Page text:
Mining user-generated geographic content: an interactive, crowdsourced approach to validation and supervision

F.O. Ostermann, Gustavo Adolfo Garcia Chapeton, R. Zurita-Milla, M.J. Kraak

Research output: Chapter in Book/Report/Conference proceedingConference contributionAcademicpeer-review

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Abstract

This paper describes a pilot study that implements a novel approach to validate data mining tasks by using the crowd to train a classifier. This hybrid approach to processing successfully addresses challenges faced during human curation or machine processing of user-generated geographic content (UGGC), namely quality control, reproducibility, sustainability, scaling, data quality, overfitting, and training costs. We test the approach on mining UGGC to derive information on local places as humans perceive them. Specifically, we retrieve Flickr image metadata, enrich it semantically by building term vectors using a controlled vocabulary, cluster it spatially, let online participants rate those clusters, classify them into noise and places by using both semantic and cluster characteristics, let online participants supervise the classification by annotating the results, and use their feedback to improve clustering and revise the trained model. The results show that the approach is feasible and suggest future studies to improve it, while also indicating that mining places from UGGC requires more than a single source.
Original languageEnglish
Title of host publicationSocietal Geo-Innovation
Subtitle of host publicationshort papers, posters and poster abstracts of the 20th AGILE Conference on Geographic Information Science, 9-12 May 2017, Wageningen, the Netherlands
EditorsA. Bergt, T. Sarjakoski, R. van Lammeren, F. Rip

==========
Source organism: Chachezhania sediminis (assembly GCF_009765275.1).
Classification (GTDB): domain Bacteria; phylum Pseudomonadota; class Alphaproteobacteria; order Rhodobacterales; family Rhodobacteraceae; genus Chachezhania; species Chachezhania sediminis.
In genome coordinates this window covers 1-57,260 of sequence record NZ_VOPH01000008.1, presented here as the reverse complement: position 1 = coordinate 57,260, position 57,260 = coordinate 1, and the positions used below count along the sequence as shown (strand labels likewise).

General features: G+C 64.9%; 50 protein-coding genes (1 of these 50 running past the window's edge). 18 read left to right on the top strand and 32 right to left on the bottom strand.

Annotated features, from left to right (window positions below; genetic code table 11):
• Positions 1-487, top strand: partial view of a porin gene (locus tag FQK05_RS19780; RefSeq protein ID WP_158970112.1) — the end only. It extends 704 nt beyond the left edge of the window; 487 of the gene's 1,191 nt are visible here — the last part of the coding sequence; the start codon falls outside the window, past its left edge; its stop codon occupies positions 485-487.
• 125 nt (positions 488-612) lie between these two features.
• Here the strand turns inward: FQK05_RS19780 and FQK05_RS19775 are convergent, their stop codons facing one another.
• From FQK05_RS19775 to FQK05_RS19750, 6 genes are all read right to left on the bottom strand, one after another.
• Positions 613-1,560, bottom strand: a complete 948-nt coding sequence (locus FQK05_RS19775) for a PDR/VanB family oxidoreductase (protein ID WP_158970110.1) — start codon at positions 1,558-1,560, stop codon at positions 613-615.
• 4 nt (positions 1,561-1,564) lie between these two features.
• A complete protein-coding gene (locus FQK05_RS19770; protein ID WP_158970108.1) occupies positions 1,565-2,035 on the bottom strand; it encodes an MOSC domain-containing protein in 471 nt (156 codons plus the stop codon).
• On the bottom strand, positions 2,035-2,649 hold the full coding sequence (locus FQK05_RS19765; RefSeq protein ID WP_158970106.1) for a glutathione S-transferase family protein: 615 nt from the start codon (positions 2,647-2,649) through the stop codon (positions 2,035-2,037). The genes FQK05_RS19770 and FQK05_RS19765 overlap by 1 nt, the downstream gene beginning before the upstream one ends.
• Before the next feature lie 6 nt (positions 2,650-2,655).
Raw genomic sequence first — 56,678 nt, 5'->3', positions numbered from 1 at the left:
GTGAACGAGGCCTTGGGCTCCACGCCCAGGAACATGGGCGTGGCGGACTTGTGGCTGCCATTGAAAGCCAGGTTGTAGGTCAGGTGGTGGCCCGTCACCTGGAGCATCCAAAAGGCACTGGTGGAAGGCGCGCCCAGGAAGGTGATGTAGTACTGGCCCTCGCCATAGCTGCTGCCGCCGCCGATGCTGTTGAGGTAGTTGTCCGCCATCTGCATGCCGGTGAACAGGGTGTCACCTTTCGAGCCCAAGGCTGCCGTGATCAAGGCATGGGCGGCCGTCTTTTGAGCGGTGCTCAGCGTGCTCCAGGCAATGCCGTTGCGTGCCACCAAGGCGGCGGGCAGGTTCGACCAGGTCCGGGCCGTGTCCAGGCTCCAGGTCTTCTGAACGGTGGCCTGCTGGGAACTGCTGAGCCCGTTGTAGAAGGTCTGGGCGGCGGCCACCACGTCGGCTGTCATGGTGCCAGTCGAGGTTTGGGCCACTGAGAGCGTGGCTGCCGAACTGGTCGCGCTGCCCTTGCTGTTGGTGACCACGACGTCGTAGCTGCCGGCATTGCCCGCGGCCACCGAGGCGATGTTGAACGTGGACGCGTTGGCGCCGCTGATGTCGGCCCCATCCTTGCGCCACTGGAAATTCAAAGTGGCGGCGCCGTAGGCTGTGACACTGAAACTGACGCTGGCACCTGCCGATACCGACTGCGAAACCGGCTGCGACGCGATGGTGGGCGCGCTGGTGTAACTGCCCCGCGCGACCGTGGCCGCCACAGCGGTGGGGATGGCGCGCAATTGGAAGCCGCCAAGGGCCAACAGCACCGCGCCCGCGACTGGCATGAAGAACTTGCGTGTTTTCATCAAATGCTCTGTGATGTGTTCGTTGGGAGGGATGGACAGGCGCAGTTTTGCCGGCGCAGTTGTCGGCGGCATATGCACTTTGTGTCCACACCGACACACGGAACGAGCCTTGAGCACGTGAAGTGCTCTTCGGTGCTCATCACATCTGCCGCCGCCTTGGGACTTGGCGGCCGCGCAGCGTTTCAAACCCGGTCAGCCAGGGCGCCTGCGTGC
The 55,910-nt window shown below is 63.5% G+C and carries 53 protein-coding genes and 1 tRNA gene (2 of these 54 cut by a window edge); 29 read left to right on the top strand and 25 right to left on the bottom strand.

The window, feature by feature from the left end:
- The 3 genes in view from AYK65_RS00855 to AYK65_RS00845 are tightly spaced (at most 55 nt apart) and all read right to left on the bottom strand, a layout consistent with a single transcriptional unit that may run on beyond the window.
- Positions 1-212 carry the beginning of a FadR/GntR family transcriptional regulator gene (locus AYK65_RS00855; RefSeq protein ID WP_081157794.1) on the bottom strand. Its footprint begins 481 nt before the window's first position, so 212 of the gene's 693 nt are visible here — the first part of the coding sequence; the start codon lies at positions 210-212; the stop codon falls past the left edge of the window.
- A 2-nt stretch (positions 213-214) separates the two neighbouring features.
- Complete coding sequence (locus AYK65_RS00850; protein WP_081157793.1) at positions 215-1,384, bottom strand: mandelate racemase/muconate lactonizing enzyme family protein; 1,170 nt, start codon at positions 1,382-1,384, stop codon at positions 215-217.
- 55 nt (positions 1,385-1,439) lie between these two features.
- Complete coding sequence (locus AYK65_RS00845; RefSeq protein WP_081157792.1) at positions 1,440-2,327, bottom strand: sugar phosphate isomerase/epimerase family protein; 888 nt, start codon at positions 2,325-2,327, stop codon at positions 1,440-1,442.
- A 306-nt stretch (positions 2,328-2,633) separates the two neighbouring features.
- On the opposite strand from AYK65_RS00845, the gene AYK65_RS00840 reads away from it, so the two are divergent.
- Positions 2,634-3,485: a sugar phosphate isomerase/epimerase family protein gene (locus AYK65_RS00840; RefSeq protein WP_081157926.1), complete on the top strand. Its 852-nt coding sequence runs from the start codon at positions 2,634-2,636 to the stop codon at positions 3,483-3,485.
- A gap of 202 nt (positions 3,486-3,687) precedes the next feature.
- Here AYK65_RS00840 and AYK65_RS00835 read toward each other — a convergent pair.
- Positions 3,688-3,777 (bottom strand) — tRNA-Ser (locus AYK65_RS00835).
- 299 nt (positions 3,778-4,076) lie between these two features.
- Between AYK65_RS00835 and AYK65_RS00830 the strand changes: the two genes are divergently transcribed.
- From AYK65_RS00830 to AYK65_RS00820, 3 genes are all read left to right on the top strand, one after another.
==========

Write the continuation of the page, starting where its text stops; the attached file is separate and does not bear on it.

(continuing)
Place of PublicationWageningen
PublisherWageningen University & Research Centre
Number of pages6
ISBN (Print)978-90-816960-7-4
Publication statusPublished - 2017
Event20th AGILE Conference on Geographic Information Science, AGILE 2017 - Wageningen, Netherlands
Duration: 9 May 201712 May 2017
Conference number: 20
https://agile-online.org/index.php/conference/proceedings/proceedings-2017

Conference

Conference20th AGILE Conference on Geographic Information Science, AGILE 2017
Abbreviated titleAGILE
CountryNetherlands
CityWageningen
Period9/05/1712/05/17
Internet address

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Thesauri
Processing
Metadata
Quality control
Data mining
Sustainable development
Classifiers
Semantics
Feedback
Costs

Cite this

Ostermann, F. O., Garcia Chapeton, G. A., Zurita-Milla, R., & Kraak, M. J. (2017). Mining user-generated geographic content: an interactive, crowdsourced approach to validation and supervision. In A. Bergt, T. Sarjakoski, R. van Lammeren, & F. Rip (Eds.), Societal Geo-Innovation: short papers, posters and poster abstracts of the 20th AGILE Conference on Geographic Information Science, 9-12 May 2017, Wageningen, the Netherlands Wageningen: Wageningen University & Research Centre.
Ostermann, F.O. ; Garcia Chapeton, Gustavo Adolfo ; Zurita-Milla, R. ; Kraak, M.J. / Mining user-generated geographic content : an interactive, crowdsourced approach to validation and supervision. Societal Geo-Innovation: short papers, posters and poster abstracts of the 20th AGILE Conference on Geographic Information Science, 9-12 May 2017, Wageningen, the Netherlands. editor / A. Bergt ; T. Sarjakoski ; R. van Lammeren ; F. Rip. Wageningen : Wageningen University & Research Centre, 2017.